This recent book’s long but descriptive subtitle reads, “Over 80 delicious recipes inspired by a personal journey from my grandmothers’ kitchens, through the markets of Hong Kong, to the tables of celebrated Italian chefs.” From the titles you can guess the author, Aira Sasso, is Italian, lives in Hong Kong and has worked with famous chefs.
To briefly expand on the first and third points, Sasso is originally from Milan, and the chefs she’s worked with include Pino Lavarra, of Tosca at the Ritz-Carlton, in West Kowloon; Luca de Berardinis, of Nicholini’s at the Conrad, in Admiralty; Andrea Spagoni, at Beefbar, in Central; and many in Italy.
The second point will likely be of more interest to Hong Kong readers, because the recipes have been tailored just for us.
“The seed of this book was planted several years ago, when I decided, almost on a whim, to put together for my friends in Hong Kong a collection of recipes of Italian dishes they had enjoyed at my home. As I started to pull them together, carefully writing out lists of ingredients and transcribing cooking techniques, I found myself recalling my frustration when I was a newcomer to the city and could not find many of the things I needed. Too many of my recipes, as well as those found in the books on the shelves of any Hong Kong bookstore, were of little use because I simply couldn’t find the ingredients,” writes Sasso.
“It was then that I decided my book had to be different. It should not just be a collection of recipes but should also provide useful insights into making the experience of cooking Italian food in Hong Kong an easier one. It would be my gift to my Hong Kong friends and the city that had welcomed me.”
By exploring the wet markets with the help of friends, Sasso says, “I discovered new ingredients, managed to recognise and cook fish and other produce I had never been able to name before, and experimented, using them to replace typical Western varieties. The local hairtail fish made its way onto my plate in place of the Italian pesce sciabola (scabbard fish) and grouper have become a regular feature of my table. I wasn’t trying to create fusion cuisine; it was about maintaining the spirit of Italian cooking while using what was locally available.”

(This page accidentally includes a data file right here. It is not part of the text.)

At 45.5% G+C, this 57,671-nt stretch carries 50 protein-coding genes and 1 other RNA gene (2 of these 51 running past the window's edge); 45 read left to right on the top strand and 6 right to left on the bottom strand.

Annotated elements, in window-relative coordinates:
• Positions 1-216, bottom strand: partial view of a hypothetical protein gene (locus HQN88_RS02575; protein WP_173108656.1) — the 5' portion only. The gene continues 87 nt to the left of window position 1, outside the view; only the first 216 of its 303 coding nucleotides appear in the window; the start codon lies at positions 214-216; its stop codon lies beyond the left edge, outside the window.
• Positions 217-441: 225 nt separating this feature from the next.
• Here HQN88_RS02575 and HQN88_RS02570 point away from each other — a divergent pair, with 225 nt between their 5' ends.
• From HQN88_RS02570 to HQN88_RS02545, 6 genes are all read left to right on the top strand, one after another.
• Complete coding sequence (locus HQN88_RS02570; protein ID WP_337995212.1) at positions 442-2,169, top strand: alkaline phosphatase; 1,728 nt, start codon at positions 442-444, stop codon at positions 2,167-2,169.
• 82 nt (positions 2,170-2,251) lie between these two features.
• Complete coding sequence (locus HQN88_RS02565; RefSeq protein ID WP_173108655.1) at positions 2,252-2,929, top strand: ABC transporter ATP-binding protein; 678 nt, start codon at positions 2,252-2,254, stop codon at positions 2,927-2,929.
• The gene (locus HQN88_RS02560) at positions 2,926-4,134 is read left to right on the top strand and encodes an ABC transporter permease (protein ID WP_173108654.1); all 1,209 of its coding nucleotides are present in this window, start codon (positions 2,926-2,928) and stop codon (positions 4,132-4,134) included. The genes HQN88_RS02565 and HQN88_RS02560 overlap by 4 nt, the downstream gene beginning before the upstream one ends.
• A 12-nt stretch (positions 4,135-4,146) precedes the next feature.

That’s not to say you might not need to search a bit for some of the speciality ingredients called for in the recipes but, fortunately for us, shops (including online ones) carry items such as guanciale and 00 flour.
The recipes include sweet and sour honey-stuffed tomato with ricotta sauce; ricotta and spinach pansotti with walnut sauce; pappardelle with Bolognese ragu; Ligurian focaccia; spaghettini with cream of sea urchin; lemon risotto with red prawns; rice croquettes with cheese fondant; honey-glazed rack of lamb with baby greens; almond-crusted pork tenderloin; extra-virgin olive oil chocolate fondant; and Grandma Clara’s cannoli.
The book is available at The Shop and Nicholini’s, at the Conrad hotel, in Pacific Place, Admiralty. You can also purchase it by emailing firstname.lastname@example.org (free delivery in Hong Kong).